Watch interview with Sei Ishizaka, trainer of Gentildonna
(Image and footage - Dubai Racing Meydan)
DUBAI WORLD CUP NIGHT
Meydan, 30 March 2013
We did say we’d bring you some titbits on the prospects of the South African-connected runners in this weekend’s World Cup extravaganza, once we’d spoken to our pals in Dubai. The low-down at this stage looks like this:
- Mike de Kock has at least one entry in each of the races on the card; bear in mind, they kick off at 15:45 pm on Saturday (Channel 239). While he’s hopeful of getting his grubby fingers on a bit of the largesse from each of these races, he’s a realist and he knows where he’s outgunned. His big hopes for the evening are Shea Shea in the $1 million Al Quoz Sprint, and Soft Falling Rain (despite his poor draw) in the $2 million Godolphin Mile. The latter defends an unbeaten record in his most searching contest to date, but we should add that in his education at Summerhill, the Highlands-bred always had the looks of a budding star.
- Riding arrangements for the evening are confusing: historically, Christophe Soumillion has had the pick of the mounts in Dubai, and while he throws a leg over Shea Shea in the Sprint, Paul Hanagan will strap his saddle on Soft Falling Rain. Soumilion stays with the reluctant-looking hero of last year’s $5 million Duty Free, Master Of Hounds, but goes the mile this time. This may just be a case of history repeating itself, which explains the way the cards have been stacked. Soumillion is in the irons for Kavanagh in the Golden Shaheen ($2million), where he has a tough assignment against last year’s ace, Krypton Factor and the American flyer, Trinniburg.
- In the UAE Derby, where his five previous scores have provided de Kock with some of his most memorable triumphs in the past, it seems Emotif and Zahee are more hopeful than likely, though with De Kock you never know. Just when you think you’ve got him on the canvas, he gets you with a hook right under the chin.
- In the World Cup itself, Soumillion once again gets the chance on Galileo’s Treasure Beach, though here we have a sentimental favourite in Animal Kingdom, who belongs to a couple of mates, Barry Irwin’s Team Valor, who bred and raced this winner of America’s most famous race, the Kentucky Derby, and John Messara of Arrowfield Stud in Australia. They’re not alone though in a pretty competitive field, as they have the Breeder’s Cup heroine and Eclipse champion, Royal Delta to contend with, as well as Group One winners Red Cadeaux and Dullahan.
- As usual, the $5 million Duty Free has attracted a competitive line-up, headed by the New Zealand-bred Ocean Park, (four Group Ones to his tally to date), America’s City Style and High Chaparral’s repeat Group One winner, Wigmore Hall. At her best, we’d have to think Igugu would have had the measure of them all, but we’ve only now discovered the reason behind her early lack of form. She suffered a fractured splint bone while she was in England, which set her back more than a month at a crucial time, hence the fact that The Apache, who was nowhere near her measure in South Africa, has shown superior form in Dubai, and it’s not without a chance again on Saturday. De Kock’s entry is rounded out by Mushreq, who is apparently an outside chance of making the money.
- It’s arguable that the most competitive challenge on the card is the $5 million Sheema Classic (2410 metres), which includes the Japanese Horse of The Year, Gentildonna (see article on her astonishing work performance below), world class Ballydoyle inmate, St Nicholas Abbey, and the Melbourne Cup hero Dunaden. De Kock has an intriguing entry with Pat Cosgrave, whose said to have a special affinity with his horse: Await The Dawn was touted as a future superstar earlier in his career, but he is yet to live up to that billing in Group One company. His form in Dubai has been mixed, with a down-the-field finish when needing his opening start, an impressive romp in Handicap company next time out, and a staying-on second in the City Of Gold (Gr.2) at his last appearance, where it has to be said, he was the victim of a muddling pace. It wasn’t a star-studded field, and you might have expected more of him in that case, if he was anywhere near his top. That said, if the Await The Dawn we thought he was pitches up on the night, he will trouble his more illustrious foes, as well as the judge. Only Saturday night will tell.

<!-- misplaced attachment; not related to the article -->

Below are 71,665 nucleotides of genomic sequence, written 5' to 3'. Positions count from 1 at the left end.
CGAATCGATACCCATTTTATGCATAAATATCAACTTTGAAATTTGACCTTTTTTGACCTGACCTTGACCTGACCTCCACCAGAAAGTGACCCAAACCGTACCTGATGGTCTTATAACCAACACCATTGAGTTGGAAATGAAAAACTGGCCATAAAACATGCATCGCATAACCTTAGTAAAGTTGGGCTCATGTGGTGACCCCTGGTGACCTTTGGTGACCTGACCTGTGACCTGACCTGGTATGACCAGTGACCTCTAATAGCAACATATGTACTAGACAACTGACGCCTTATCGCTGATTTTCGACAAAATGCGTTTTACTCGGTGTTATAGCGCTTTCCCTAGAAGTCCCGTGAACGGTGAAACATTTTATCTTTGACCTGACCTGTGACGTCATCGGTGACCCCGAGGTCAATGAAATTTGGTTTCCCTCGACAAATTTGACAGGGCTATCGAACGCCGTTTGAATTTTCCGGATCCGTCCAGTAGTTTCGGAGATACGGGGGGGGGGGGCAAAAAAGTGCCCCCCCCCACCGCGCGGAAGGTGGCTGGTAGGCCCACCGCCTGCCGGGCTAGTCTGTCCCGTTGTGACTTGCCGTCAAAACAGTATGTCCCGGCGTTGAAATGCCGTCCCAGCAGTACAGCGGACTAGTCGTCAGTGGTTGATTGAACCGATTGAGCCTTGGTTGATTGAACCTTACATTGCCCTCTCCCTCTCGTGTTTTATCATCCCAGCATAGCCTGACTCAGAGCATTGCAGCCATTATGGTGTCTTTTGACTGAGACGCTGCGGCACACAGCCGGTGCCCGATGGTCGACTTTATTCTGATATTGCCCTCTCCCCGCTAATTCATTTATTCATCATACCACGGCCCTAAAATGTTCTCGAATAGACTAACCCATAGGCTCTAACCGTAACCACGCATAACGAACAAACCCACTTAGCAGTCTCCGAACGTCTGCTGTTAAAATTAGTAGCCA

Either way, there’s more than R350 million up for grabs on the day, and it’s a feast no hardcore racing fan can afford to miss.
Gentildonna looks sharp in Meydan Work…
There should be no denying the most impressive mover of Monday’s trackwork session at Meydan - 2012 Japan Cup winner Gentildonna (Jpn) (Deep Impact). Making her first appearance out of quarantine, she came on the course with two countrymates, G2 UAE Derby longshot Keiai Leone (Jpn) (Henny Hughes) and similarly big priced Dubai Golden Shaheen chance Taisei Legend (Jpn) (King Kamehameha). All three emerged in a straight line out of the 1,600-meter chute and moved onto the main course and Gentildonna was gone. Under nothing more than a Hopwood, Dubai Racing Club steady gallop, she powered away from the pair and opened up a 300-meter lead around the far turn, hitting the finish more than 200 meters in front. She pulled up seemingly on her own 200 meters past the wire and was happy as a peach, while the apparently overmatched pair behind her were lathered and winded after running on their own in a distant wake. Gentildonna’s trainer Sei Ishizaka was not on hand, but has been to Dubai before, bringing Vermilion (Jpn) (El Condor Pasa) here twice, running a distant fourth in the 2007 G1 Dubai World Cup and then last in the 2008 edition.
Extract from Thoroughbred Daily News